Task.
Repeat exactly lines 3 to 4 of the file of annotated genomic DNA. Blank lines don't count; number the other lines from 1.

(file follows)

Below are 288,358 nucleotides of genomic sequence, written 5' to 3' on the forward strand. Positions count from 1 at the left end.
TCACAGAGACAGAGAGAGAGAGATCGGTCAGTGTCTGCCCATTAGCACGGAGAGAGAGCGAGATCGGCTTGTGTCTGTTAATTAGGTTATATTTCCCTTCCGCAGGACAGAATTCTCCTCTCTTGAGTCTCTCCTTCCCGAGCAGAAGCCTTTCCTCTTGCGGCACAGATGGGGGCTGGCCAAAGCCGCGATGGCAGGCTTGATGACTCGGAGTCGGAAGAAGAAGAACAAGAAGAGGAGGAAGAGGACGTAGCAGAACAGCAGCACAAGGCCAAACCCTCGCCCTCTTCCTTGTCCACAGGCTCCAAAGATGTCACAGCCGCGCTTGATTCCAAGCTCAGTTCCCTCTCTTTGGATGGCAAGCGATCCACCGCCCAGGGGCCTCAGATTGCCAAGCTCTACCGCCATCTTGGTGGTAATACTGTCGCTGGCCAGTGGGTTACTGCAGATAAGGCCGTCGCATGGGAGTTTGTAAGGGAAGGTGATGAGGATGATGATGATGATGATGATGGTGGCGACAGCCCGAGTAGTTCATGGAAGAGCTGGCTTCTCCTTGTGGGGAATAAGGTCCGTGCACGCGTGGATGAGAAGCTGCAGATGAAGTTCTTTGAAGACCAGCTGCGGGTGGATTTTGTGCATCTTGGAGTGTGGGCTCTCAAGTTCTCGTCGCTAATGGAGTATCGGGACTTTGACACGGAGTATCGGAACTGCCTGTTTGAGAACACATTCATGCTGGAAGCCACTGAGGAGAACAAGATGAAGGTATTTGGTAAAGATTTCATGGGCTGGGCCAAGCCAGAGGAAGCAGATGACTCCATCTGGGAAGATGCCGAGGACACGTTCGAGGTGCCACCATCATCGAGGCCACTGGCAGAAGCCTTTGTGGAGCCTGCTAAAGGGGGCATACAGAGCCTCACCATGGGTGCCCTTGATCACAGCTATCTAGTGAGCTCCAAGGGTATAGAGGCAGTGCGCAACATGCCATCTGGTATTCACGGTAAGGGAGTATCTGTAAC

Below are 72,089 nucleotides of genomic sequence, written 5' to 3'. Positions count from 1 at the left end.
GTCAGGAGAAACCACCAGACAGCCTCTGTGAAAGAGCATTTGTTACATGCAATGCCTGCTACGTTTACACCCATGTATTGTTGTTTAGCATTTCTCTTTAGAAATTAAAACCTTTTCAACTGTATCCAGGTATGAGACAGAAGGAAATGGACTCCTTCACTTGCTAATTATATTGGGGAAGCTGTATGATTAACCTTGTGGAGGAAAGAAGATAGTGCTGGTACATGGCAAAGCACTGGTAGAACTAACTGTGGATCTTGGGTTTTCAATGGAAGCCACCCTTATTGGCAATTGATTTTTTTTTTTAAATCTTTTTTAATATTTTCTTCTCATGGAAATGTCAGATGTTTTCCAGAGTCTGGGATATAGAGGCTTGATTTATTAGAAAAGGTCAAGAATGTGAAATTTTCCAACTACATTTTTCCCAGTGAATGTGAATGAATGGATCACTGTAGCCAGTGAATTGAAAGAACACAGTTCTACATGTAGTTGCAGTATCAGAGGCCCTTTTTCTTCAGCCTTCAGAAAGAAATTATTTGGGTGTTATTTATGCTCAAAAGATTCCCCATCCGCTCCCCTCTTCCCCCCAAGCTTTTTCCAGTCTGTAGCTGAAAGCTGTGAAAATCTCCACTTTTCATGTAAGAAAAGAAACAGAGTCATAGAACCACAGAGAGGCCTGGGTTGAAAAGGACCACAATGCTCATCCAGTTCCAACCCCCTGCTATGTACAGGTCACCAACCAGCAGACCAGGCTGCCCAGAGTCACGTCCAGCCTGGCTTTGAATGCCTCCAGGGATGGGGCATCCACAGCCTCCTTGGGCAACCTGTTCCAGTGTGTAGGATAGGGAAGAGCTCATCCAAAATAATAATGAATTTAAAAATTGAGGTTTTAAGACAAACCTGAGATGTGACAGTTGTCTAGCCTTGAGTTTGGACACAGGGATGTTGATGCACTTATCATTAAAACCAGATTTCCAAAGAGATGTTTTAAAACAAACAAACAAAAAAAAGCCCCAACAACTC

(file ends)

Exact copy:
Below are 72,089 nucleotides of genomic sequence, written 5' to 3'. Positions count from 1 at the left end.
GTCAGGAGAAACCACCAGACAGCCTCTGTGAAAGAGCATTTGTTACATGCAATGCCTGCTACGTTTACACCCATGTATTGTTGTTTAGCATTTCTCTTTAGAAATTAAAACCTTTTCAACTGTATCCAGGTATGAGACAGAAGGAAATGGACTCCTTCACTTGCTAATTATATTGGGGAAGCTGTATGATTAACCTTGTGGAGGAAAGAAGATAGTGCTGGTACATGGCAAAGCACTGGTAGAACTAACTGTGGATCTTGGGTTTTCAATGGAAGCCACCCTTATTGGCAATTGATTTTTTTTTTTAAATCTTTTTTAATATTTTCTTCTCATGGAAATGTCAGATGTTTTCCAGAGTCTGGGATATAGAGGCTTGATTTATTAGAAAAGGTCAAGAATGTGAAATTTTCCAACTACATTTTTCCCAGTGAATGTGAATGAATGGATCACTGTAGCCAGTGAATTGAAAGAACACAGTTCTACATGTAGTTGCAGTATCAGAGGCCCTTTTTCTTCAGCCTTCAGAAAGAAATTATTTGGGTGTTATTTATGCTCAAAAGATTCCCCATCCGCTCCCCTCTTCCCCCCAAGCTTTTTCCAGTCTGTAGCTGAAAGCTGTGAAAATCTCCACTTTTCATGTAAGAAAAGAAACAGAGTCATAGAACCACAGAGAGGCCTGGGTTGAAAAGGACCACAATGCTCATCCAGTTCCAACCCCCTGCTATGTACAGGTCACCAACCAGCAGACCAGGCTGCCCAGAGTCACGTCCAGCCTGGCTTTGAATGCCTCCAGGGATGGGGCATCCACAGCCTCCTTGGGCAACCTGTTCCAGTGTGTAGGATAGGGAAGAGCTCATCCAAAATAATAATGAATTTAAAAATTGAGGTTTTAAGACAAACCTGAGATGTGACAGTTGTCTAGCCTTGAGTTTGGACACAGGGATGTTGATGCACTTATCATTAAAACCAGATTTCCAAAGAGATGTTTTAAAACAAACAAACAAAAAAAAGCCCCAACAACTC